SABC Radio Archivist: News and Actuality
The SABC Radio Archives forms part of the SABC Media Libraries at the SABC.
The Archivist answering the questions this week is Markus Moroke Mmutlana.
He has been with the SABC Radio Archives for 12 years, and before that he was working in the regions. Seven years of his service in the Sound Archives was spent in the Northwest region in Mafikeng.
Markus continues with his story:
In the Northwest Region I had to resuscitate the Motsweding Fm Sound Archives that had been dismantled when the Pretoria Broadcast centre closed down. I fortunately was one of the main clients of the Radio Archives there and knew what was expected of me to do. Therefore unpacking all the programs that were sent over there and arranging them in their former order was not much of a problem as I had been a regular client of the Radio Archives while in Pretoria. Yes, I needed help sometimes and Peter Raseroka had to come from Johannesburg Archives to give me that.
I believe it is also important to share this with you, that I came into the Radio Archives having a broad knowledge of how programs were made since I had been with Radio Operations for years. There I‘ve been a technical man for Sport broadcast; Current Affairs; Outside Broadcast and inside Studio Programs Recordings; Open Air Musical productions such as Setswana traditional music done in Botswana; and ended up as a specialist Drama Technical producer. I gathered much knowledge of equipments used in those fields. May be let me also add that there are some dramas I wrote that I have had to archive. You’ll realize that these must have taken place over some years, but to me it seems like yesterday.
Markus, please give us a little bit of biographical information. (Where you grew up, where and what you studied and your work experience before you joined the SABC Radio Archives)
I was born in Lady Selborne in Pretoria, raised up in Skilpadfontein, Marapyane near Settlers. I an ex Mamelodian (Mamelodi High School Student) and also a Bexo (Bethel Training College ex-student). I studied as a teacher and never taught, but matriculated through private studies. Before joining the SABC, please don’t ask me when, I worked as a dispatch clerk for a company that was known as Pretoria Wholesale Druggist. Where that company was is now the Two Way Skinner Street.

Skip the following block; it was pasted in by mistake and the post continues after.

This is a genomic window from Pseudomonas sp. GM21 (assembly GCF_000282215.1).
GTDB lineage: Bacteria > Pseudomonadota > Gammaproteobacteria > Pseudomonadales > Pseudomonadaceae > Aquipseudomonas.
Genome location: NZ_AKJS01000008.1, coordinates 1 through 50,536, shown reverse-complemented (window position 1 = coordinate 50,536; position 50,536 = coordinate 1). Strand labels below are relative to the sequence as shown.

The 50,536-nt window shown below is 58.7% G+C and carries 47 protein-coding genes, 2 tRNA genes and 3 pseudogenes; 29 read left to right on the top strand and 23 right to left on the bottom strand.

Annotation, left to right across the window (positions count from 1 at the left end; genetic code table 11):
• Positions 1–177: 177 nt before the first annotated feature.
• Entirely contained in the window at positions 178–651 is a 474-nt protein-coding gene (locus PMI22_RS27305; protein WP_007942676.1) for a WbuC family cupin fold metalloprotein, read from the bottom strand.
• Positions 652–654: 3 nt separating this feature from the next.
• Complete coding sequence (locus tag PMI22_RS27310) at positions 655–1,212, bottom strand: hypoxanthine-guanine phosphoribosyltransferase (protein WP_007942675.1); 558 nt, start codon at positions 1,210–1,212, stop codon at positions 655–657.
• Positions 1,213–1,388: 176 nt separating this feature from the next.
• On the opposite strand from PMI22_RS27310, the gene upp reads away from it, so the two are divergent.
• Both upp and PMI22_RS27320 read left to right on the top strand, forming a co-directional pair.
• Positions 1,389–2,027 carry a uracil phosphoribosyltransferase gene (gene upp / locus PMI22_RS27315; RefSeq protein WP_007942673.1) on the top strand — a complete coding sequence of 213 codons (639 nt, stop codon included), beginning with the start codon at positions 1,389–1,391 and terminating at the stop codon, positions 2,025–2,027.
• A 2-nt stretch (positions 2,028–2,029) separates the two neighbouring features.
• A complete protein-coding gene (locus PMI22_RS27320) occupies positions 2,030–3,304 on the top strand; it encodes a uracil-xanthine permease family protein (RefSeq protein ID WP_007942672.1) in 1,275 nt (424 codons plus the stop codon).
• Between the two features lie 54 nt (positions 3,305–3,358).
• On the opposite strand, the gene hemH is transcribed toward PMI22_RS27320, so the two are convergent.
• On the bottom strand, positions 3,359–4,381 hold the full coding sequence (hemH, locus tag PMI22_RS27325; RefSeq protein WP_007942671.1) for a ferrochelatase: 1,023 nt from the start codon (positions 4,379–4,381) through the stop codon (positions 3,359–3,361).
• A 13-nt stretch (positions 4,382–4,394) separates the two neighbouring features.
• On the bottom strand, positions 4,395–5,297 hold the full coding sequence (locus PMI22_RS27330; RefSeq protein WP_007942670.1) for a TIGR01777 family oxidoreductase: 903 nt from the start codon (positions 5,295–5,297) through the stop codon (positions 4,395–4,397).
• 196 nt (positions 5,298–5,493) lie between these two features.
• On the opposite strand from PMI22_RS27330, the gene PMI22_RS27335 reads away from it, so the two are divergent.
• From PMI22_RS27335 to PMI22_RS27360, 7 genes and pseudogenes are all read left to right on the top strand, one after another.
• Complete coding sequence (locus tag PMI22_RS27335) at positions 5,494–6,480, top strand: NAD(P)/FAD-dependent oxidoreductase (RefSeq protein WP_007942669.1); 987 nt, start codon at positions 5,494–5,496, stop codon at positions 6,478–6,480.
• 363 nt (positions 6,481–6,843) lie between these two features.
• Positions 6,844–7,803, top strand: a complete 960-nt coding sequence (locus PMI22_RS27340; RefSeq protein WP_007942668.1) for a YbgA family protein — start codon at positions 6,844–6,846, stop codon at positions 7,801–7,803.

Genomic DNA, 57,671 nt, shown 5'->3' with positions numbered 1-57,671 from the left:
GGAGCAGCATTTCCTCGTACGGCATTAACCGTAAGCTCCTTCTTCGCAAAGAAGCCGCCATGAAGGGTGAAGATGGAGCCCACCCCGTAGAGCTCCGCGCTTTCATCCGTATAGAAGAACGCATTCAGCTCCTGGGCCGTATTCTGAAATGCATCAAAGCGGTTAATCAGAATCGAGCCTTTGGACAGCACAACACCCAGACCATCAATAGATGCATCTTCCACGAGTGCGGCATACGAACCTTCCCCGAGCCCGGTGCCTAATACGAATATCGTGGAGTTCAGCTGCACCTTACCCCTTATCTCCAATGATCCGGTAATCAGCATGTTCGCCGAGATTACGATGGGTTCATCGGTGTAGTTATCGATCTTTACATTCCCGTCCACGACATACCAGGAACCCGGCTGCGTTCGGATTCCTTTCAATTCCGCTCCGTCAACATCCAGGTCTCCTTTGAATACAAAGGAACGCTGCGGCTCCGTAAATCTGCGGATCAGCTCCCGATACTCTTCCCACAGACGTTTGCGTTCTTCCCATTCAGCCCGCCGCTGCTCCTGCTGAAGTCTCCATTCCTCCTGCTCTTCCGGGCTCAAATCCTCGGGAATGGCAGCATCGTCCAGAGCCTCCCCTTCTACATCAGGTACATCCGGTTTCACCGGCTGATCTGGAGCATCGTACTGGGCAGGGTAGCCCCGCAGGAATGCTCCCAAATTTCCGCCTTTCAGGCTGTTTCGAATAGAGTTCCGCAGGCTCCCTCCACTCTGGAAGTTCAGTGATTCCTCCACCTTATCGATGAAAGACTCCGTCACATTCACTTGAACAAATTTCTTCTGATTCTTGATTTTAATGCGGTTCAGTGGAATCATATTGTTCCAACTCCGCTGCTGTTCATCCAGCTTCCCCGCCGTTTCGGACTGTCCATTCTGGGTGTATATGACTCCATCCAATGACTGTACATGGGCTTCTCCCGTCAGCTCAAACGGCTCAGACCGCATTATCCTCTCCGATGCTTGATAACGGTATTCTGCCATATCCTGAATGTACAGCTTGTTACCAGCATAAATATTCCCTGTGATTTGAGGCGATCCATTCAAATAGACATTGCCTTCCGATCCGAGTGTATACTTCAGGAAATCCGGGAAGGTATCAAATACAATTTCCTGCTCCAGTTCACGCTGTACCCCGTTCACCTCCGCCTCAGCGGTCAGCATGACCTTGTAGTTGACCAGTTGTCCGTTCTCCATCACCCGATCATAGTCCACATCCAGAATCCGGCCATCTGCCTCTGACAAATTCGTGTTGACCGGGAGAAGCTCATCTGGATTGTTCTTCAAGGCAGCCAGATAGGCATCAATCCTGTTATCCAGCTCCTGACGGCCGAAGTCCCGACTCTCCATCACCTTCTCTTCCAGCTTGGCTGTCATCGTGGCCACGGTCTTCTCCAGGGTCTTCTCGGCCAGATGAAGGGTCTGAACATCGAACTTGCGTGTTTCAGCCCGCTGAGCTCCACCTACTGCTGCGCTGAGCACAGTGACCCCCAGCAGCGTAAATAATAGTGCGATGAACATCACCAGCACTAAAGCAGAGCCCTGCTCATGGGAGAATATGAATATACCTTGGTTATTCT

Please tell us about a normal day in your studio. What material do you give priority to?
As I am a news and actuality Archivist for RSG and SAFM I must always know what is brewing in the government and various political fields and parties to be abreast with some fresh stories that one can quickly digitize on CD and also catalogue and avoid pushing too much material into backlog. Other than that my priority now is to deal with the 1996 Truth and Reconciliation Reports on Radio Sonder Grense, the Afrikaans SABC Radio Station. This is part of the backlog we have – I have now completed cataloguing the SAFM 1996 TRC reports.
Tell us more about your collection and the scope of material you need to preserve.
My backlog includes news and actuality programs dating as far back as 1994 to date. These sometimes include tributes and other informative programs or features annual lectures of some of our country’s heroes.
Do you struggle with technical difficulties, and if so, what?
I have long been in this technical field of audio productions and if there be some difficulties that I pick up is the ever changing technology that forces one to consult with those who have the expertise every time. For example the problem I picked up with batch conversions of sound on Dalet using a memory stick, then to Wavelab. This would give me a problem when I burning a CD by refusing to burn indicating that the sound have not been converted to the correct Hertz. And the other challenge was to use Powerpoint which I do not regularly use.
If you have an anecdote about a specific piece of interesting audio material, please share it with us.
My most interesting story was when I picked up a news item, as I was going through some Current Affairs tapes, where former president Nelson Mandela told the news reporter how he was arrested by the police man, Forster on his way from Durban to Johannesburg. On being asked what his name was, he said he was David Motsamai. He tells the story with such humor.
Tell us why you enjoy doing the work that you do.
I am convinced that I am busy with preservation of important information about our selves and our country which would be needed by our children’s children and interested groups for research in the future.
Questions and blog post by Karen du Toit, Afrikaans Archivist in the SABC Radio Archives